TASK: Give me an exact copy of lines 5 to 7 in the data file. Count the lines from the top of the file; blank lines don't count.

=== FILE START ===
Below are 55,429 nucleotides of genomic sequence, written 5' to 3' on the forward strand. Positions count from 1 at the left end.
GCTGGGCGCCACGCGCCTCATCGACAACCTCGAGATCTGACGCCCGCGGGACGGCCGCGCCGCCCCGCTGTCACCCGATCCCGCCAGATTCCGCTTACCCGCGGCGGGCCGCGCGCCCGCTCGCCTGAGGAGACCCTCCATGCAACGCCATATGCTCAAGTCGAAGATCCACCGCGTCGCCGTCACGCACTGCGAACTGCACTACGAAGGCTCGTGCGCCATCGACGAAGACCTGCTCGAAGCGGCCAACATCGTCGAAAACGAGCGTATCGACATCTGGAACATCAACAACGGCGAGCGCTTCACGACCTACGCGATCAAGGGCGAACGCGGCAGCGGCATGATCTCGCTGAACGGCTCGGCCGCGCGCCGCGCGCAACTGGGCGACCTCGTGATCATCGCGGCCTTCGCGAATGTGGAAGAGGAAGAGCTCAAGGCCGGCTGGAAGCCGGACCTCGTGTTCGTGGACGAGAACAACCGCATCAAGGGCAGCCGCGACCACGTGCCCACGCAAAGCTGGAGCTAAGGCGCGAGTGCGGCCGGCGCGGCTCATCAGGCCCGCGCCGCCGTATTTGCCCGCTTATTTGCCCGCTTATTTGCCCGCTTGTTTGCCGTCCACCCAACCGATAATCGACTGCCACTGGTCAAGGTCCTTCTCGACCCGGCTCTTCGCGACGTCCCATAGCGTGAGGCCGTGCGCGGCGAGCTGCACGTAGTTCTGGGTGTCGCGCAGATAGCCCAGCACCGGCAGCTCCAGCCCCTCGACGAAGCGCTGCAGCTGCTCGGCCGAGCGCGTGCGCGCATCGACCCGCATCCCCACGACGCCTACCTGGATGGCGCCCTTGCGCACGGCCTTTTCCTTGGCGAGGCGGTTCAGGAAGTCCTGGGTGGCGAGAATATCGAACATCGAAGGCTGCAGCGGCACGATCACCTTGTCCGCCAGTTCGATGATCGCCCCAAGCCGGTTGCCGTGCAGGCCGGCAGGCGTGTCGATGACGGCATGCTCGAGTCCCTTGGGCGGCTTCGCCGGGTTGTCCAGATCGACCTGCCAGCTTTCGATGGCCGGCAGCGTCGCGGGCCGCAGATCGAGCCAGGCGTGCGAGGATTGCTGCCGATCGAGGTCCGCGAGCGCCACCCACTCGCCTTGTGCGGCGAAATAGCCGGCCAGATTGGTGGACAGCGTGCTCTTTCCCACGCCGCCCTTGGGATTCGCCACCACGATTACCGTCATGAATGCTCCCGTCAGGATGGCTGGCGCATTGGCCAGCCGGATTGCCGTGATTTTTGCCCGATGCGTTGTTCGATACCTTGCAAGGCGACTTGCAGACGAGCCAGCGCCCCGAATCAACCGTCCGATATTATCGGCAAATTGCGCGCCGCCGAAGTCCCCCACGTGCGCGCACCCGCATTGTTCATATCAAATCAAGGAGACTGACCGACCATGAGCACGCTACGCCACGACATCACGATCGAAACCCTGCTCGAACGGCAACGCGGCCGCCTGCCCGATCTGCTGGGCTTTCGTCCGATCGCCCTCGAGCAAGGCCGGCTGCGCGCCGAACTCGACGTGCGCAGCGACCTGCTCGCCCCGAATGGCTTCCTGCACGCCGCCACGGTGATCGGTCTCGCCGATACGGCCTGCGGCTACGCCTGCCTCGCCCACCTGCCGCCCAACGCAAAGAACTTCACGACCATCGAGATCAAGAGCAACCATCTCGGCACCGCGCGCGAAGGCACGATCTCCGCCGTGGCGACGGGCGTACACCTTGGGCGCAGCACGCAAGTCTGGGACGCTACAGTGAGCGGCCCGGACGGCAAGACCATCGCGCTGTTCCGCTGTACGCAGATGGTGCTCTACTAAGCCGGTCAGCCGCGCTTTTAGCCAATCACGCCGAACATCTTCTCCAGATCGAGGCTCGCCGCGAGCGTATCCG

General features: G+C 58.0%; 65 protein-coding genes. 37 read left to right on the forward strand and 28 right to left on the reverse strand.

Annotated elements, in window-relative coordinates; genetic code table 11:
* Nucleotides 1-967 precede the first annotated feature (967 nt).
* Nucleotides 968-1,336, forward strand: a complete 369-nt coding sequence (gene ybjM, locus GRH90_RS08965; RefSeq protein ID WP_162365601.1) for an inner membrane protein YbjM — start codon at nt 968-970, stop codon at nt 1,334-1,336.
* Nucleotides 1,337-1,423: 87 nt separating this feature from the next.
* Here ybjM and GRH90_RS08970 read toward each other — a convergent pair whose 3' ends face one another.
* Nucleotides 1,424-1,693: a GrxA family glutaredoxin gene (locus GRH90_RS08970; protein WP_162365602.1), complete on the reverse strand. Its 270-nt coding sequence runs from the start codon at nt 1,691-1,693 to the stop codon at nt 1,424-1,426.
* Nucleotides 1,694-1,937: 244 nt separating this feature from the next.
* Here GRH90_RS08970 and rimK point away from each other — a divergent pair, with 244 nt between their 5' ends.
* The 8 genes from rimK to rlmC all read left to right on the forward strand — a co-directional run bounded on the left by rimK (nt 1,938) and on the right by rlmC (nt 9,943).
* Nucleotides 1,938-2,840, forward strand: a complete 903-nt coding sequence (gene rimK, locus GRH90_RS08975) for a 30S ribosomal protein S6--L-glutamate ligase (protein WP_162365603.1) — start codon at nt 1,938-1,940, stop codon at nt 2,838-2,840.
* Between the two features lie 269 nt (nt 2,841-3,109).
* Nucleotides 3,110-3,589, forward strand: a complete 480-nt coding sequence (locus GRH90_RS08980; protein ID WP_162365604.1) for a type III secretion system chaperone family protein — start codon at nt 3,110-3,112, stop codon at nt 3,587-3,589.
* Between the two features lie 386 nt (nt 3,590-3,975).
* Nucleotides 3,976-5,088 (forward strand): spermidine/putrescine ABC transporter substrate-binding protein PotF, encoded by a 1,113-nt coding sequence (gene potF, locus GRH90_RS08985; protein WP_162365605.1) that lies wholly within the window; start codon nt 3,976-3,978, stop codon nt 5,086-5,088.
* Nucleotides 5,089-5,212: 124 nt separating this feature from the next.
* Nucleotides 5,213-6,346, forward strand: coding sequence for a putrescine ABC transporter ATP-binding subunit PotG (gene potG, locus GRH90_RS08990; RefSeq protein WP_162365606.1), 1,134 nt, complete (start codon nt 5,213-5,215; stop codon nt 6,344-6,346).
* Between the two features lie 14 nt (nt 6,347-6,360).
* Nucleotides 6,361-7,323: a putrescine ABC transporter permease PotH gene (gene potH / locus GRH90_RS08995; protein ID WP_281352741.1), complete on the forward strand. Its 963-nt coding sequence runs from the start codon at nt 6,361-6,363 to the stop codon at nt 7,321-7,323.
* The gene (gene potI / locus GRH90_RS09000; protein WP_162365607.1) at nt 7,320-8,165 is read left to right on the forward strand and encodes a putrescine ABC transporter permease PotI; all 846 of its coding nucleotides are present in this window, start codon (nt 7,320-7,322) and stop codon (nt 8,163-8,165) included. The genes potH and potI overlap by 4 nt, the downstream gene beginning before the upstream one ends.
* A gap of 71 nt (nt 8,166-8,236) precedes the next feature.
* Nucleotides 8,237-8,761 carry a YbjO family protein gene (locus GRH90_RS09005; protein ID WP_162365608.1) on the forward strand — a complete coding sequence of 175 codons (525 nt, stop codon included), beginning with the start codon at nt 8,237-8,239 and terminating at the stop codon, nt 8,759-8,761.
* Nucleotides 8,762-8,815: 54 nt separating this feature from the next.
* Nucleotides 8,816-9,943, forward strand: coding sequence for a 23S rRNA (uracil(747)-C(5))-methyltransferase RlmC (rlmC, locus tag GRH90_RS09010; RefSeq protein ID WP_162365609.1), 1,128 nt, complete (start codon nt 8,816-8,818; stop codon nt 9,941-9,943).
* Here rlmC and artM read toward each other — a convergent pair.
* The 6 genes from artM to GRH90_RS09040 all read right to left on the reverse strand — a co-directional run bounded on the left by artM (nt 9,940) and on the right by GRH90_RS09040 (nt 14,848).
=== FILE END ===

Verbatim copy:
* Nucleotides 1-967 precede the first annotated feature (967 nt).
* Nucleotides 968-1,336, forward strand: a complete 369-nt coding sequence (gene ybjM, locus GRH90_RS08965; RefSeq protein ID WP_162365601.1) for an inner membrane protein YbjM — start codon at nt 968-970, stop codon at nt 1,334-1,336.
* Nucleotides 1,337-1,423: 87 nt separating this feature from the next.